Maggi Aqua 7 high-tensile (Grade 70) anchor chain

Anchor, Anchoring, Boat Maintenance, Chain

Our Anchor is a Rocna 25kg, one size larger than suggested for our boat, which is the way we like it. Since we don't like paying for marinas, especially during the in many places overpriced summer season, I decided to invest in some top notch anchoring gear. As part of it, I wanted some good, strong chain, and high-tensile 8mm chain was the obvious way to achieve that without going up a size to 10mm, which would've meant a lot more weight (or less chain length) and another grand for a new windlass gypsy.

The best price for Grade 70 (high-tensile) anchor chain in the UK was a lot more than shipping from Italy, so I ordered 70m of 8mm DIN Aqua 7 chain straight from Maggi. We paid €838.90 total, including a €174 shipping charge to have it delivered to Brighton Marina. This was a few hundred less than from a UK chandlery.

Alas, whoever was attempting to deliver it the first time couldn't find Brighton Marina (quite a feat) and then amazingly the chain was actually returned to Italy without bothering to contact me or anyone else at the marina. Who does that! So the chain was ordered April 5, shipped May 19 and finally arrived on June 5, a full two months later, at which point it was the last item keeping us from departing Brighton for good. We saved some cash, but lost some time.

The connection between chain and anchor is very important.

This chain has a WLL (Working Load Limit) of 1400kg and BL (Breaking Load) of a whopping 7 tons. Maggi does offer some oversized links for the ends, as finding connectors that match the strength of G70 chain can be difficult, but these cost extra and have the major downside that you cannot just cut off a few links from the end of a chain, which is often where wear and corrosion occur first while the rest is still good. So I didn't want those oversized links, instead using a Kong swivel, which has a titanium pin that fits a regular 8mm link and matches (exceeds) the WLL of the chain. To prevent the swivel from jamming in the anchor slot, there's a 12mm Wichard bow shackle with a flush pin between the swivel and the anchor slot. This is also appropriately rated, and wasn't even that expensive (for Wichard kit) in a French chandlery. Both the flush pin shackle and the Kong swivel are secured with Loctite.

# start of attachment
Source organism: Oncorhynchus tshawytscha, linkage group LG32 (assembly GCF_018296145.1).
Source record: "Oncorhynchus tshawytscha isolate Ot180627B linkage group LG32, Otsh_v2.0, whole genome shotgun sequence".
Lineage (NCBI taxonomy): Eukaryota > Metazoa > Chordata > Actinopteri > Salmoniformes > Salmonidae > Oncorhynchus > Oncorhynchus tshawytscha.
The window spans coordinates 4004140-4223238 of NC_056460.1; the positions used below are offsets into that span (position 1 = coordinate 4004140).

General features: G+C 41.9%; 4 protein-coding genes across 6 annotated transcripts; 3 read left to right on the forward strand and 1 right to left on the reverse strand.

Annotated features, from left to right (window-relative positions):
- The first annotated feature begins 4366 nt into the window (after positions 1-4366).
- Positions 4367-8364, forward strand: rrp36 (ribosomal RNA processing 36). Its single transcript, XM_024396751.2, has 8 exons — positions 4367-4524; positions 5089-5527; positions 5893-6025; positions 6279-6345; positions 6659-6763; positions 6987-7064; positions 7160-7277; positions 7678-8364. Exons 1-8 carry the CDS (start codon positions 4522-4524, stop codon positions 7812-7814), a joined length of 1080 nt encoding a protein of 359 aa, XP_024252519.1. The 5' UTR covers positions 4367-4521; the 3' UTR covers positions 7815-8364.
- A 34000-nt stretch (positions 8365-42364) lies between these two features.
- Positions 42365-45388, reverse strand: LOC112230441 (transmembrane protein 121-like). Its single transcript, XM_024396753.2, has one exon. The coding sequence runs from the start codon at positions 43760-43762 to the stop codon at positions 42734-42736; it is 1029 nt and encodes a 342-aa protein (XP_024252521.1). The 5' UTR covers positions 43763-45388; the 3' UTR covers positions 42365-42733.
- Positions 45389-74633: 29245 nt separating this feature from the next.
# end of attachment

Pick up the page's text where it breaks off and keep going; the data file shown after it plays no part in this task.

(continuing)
Spraypainting the new chain. Note flying hair and waves.

The chain was thickly galvanised when it arrived, and we painted it with neon yellow spray paint after a quick rinse and scrub with a nylon brush. As we were in a hurry to leave, we had to improvise a spray paint box from cardboard, with a clingfilm window at the top, a plastic bag taped into a hole for a glove and a lot of packing tape holding it all together. This allowed us to spraypaint in a near gale, so we could leave as soon as the weather calmed down a bit. Yellow is the best colour for this, as it's highly visible underwater, in low light and in the red light of a headlamp at night.

How to mark chain so you don't need a decoder ring taped inside the lid of your anchor locker.

The way we mark this chain is with a dash and dot pattern. A dash is about 5-7 links, a dot is 3 links. Every 10 meters is a dash, so there's one dash at 10m, two at 20m, four dashes at 40m, etc. And the 5m between them have a single dot, all of them. So two dashes and a dot are 25m, and four dashes and a dot 45m. Easy to remember and easy to spot even when the chain is rattling out with the windlass brake open and the boat being blown backwards as we lay the chain (this is important - you mustn't try to put load on your Rocna before having sufficient scope out).

Anchor set in short distance and chain sweeping sand as we swing. This is where the zinc gets sanded off.

The chain gave us no troubles, but started to change colour during the second season, with the most used 30-40m turning darker and smooth. There was no rust yet at that point, although it was clear the zinc galvanising was beginning to come off. I suspect this is more from abrasion than from chemical processes, especially as it seemed to happen more quickly while anchoring in the lovely sand of the Islas Baleares.

The worst part of the forward half. Also a section of the less used part for comparison.

After a full two seasons of spending a lot of time submerged and sweeping the seafloor, there is now some light rust on that first half of the chain, restricted to the high-wear area where the links touch and rub against each other. It's not too bad yet. We probably should turn the chain around, so the other half gets used more instead (which is still whiteish/grey with the galvanising intact), although I didn't think of that until after we refreshed the paint markers. So it'll get turned around next year I think.

Apparently you can get G70 chain regalvanised (at which point the yellow paint must come off completely), although I haven't looked into that yet, and I'm not sure at what point in its life it is best to do this. There's no detectable loss of thickness of the chain links yet, but many of them are unprotected now. I'm also wondering if a riding sail that reduces sailing around at anchor won't make the chain last a bit longer, as it would do less sweeping along the seafloor. It's on the long end of the todo list somewhere.

This winter the rollbar of the Rocna also got some yellow paint, to make it easier to find while diving in thick seagrass.